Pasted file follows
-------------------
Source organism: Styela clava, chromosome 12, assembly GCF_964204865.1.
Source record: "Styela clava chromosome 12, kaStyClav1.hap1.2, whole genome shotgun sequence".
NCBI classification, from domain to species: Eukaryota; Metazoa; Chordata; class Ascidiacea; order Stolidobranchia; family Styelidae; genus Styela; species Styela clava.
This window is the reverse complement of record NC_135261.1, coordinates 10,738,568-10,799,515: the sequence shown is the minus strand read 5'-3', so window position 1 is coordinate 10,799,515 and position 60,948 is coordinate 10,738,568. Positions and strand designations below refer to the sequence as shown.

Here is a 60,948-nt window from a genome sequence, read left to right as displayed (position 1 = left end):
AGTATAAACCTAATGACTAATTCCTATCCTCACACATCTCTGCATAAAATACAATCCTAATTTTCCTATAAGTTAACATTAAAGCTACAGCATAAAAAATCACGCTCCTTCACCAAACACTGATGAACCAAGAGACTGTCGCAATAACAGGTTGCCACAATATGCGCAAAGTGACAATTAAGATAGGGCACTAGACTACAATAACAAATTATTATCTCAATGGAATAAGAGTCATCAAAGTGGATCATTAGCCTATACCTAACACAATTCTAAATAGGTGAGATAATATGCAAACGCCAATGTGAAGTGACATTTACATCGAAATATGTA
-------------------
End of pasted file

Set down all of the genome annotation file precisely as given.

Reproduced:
Source organism: Styela clava, chromosome 12, assembly GCF_964204865.1.
Source record: "Styela clava chromosome 12, kaStyClav1.hap1.2, whole genome shotgun sequence".
NCBI classification, from domain to species: Eukaryota; Metazoa; Chordata; class Ascidiacea; order Stolidobranchia; family Styelidae; genus Styela; species Styela clava.
This window is the reverse complement of record NC_135261.1, coordinates 10,738,568-10,799,515: the sequence shown is the minus strand read 5'-3', so window position 1 is coordinate 10,799,515 and position 60,948 is coordinate 10,738,568. Positions and strand designations below refer to the sequence as shown.

Here is a 60,948-nt window from a genome sequence, read left to right as displayed (position 1 = left end):
AGTATAAACCTAATGACTAATTCCTATCCTCACACATCTCTGCATAAAATACAATCCTAATTTTCCTATAAGTTAACATTAAAGCTACAGCATAAAAAATCACGCTCCTTCACCAAACACTGATGAACCAAGAGACTGTCGCAATAACAGGTTGCCACAATATGCGCAAAGTGACAATTAAGATAGGGCACTAGACTACAATAACAAATTATTATCTCAATGGAATAAGAGTCATCAAAGTGGATCATTAGCCTATACCTAACACAATTCTAAATAGGTGAGATAATATGCAAACGCCAATGTGAAGTGACATTTACATCGAAATATGTA